November 4, 2009
Posted: 09:01 AM ET
From NY Times' Maureen Dowd
I had a four-hour dinner once with Rush Limbaugh at the “21” Club in Manhattan, back in the days when I was still writing profiles as a “reporterette,” to use a Limbaugh coinage.
He was charming, in a shy, awkward, lonely-guy way. Not a man of the people. He arrived in a chauffeured town car and ordered $70-an-ounce Beluga, Porterhouse and 1990 Corton-Charlemagne.
But he was not a Neanderthal, though he did have a cold and blew his nose in his napkin. He talked about Chopin’s Polonaise No. 6, C.S. Lewis and how much he loved the end of the movie “Love Story.”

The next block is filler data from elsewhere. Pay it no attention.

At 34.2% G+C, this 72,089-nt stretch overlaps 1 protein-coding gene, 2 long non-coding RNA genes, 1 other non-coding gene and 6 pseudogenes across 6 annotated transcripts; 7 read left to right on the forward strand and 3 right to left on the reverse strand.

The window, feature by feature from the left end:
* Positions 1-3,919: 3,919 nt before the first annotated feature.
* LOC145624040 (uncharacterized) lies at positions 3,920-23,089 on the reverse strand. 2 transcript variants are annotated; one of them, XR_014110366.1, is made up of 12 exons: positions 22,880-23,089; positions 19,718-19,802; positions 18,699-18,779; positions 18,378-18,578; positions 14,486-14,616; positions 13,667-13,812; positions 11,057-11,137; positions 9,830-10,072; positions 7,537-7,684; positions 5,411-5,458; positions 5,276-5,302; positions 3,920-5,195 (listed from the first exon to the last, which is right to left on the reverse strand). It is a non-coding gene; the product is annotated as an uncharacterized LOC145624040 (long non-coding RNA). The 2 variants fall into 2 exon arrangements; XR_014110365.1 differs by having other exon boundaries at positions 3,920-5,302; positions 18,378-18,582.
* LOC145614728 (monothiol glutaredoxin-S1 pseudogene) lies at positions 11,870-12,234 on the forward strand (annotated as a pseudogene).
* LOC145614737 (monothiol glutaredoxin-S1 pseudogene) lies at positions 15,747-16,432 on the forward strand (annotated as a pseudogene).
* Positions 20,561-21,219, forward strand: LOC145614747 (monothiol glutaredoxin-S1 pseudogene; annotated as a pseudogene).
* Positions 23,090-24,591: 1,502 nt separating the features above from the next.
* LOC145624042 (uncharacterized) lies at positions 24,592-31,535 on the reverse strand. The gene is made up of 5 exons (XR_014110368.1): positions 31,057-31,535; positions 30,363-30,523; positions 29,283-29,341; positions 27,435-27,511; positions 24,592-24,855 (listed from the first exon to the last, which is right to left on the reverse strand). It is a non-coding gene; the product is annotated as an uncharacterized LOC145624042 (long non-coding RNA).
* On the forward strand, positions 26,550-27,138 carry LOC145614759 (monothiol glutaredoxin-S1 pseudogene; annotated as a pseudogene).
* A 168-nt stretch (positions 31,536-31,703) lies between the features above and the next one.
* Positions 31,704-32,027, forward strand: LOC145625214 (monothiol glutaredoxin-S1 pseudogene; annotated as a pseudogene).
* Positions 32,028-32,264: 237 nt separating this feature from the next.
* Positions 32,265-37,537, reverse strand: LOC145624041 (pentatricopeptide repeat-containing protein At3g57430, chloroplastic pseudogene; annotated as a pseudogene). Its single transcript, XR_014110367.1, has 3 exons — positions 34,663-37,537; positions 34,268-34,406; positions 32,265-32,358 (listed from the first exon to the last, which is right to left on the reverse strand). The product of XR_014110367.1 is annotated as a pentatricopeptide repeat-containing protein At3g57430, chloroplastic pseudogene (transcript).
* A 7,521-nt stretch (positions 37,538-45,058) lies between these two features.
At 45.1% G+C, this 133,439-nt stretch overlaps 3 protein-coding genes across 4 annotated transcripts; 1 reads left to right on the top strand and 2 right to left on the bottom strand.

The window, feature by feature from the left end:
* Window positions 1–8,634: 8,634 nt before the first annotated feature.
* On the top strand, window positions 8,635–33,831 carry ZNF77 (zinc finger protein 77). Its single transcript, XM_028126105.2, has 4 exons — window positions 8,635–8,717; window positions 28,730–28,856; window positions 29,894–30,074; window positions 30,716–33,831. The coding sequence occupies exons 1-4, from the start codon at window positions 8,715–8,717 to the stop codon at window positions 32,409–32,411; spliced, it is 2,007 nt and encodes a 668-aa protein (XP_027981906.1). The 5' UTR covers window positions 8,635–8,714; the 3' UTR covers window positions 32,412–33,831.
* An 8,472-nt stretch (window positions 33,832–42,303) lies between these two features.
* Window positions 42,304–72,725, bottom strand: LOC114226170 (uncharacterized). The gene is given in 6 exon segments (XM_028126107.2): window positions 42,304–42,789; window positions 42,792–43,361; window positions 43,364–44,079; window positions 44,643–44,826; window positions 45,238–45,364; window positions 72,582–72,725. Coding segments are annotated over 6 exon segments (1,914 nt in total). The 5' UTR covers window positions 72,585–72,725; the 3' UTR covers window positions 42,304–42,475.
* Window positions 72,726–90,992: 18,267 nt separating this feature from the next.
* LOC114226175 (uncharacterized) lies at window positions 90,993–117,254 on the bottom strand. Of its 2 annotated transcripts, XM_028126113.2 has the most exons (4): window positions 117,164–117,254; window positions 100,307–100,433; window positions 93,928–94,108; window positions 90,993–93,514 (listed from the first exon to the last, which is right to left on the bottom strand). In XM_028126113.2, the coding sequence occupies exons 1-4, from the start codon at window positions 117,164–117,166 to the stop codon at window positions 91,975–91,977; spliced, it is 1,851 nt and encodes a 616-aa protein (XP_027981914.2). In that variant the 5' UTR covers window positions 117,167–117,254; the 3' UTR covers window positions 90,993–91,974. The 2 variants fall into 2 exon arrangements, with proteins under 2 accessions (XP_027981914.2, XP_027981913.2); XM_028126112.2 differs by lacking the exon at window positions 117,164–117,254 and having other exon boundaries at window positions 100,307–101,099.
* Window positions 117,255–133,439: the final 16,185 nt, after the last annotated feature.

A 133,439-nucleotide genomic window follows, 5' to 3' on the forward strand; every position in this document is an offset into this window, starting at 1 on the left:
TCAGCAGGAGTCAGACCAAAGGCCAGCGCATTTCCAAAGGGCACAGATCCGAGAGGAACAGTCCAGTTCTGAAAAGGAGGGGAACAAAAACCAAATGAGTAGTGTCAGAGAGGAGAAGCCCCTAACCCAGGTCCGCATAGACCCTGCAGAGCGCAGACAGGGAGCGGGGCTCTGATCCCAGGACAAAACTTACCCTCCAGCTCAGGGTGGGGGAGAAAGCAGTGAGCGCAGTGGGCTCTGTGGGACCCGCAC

In those days, he called himself a “harmless little fuzzball.” He’s a lot less harmless now. I went on to columny, as my pal Bill Safire called it, and Rush went on to calumny.
As he and Sarah Palin conduct their auto-da-fé of moderate Republicans — “Moderates by definition have no principles,” he told his radio audience on Monday — Limbaugh is more than ever the face of his party, as Rahm Emanuel said.
He’s also the mouth.
Limbaugh is right that Democrats tend to dither too much. They’re always wondering if they’re doing the right thing, indulging in on-the-one-hand, on-the-other paralysis by analysis, seeing, as James Carville put it, “six sides to the Pentagon.”
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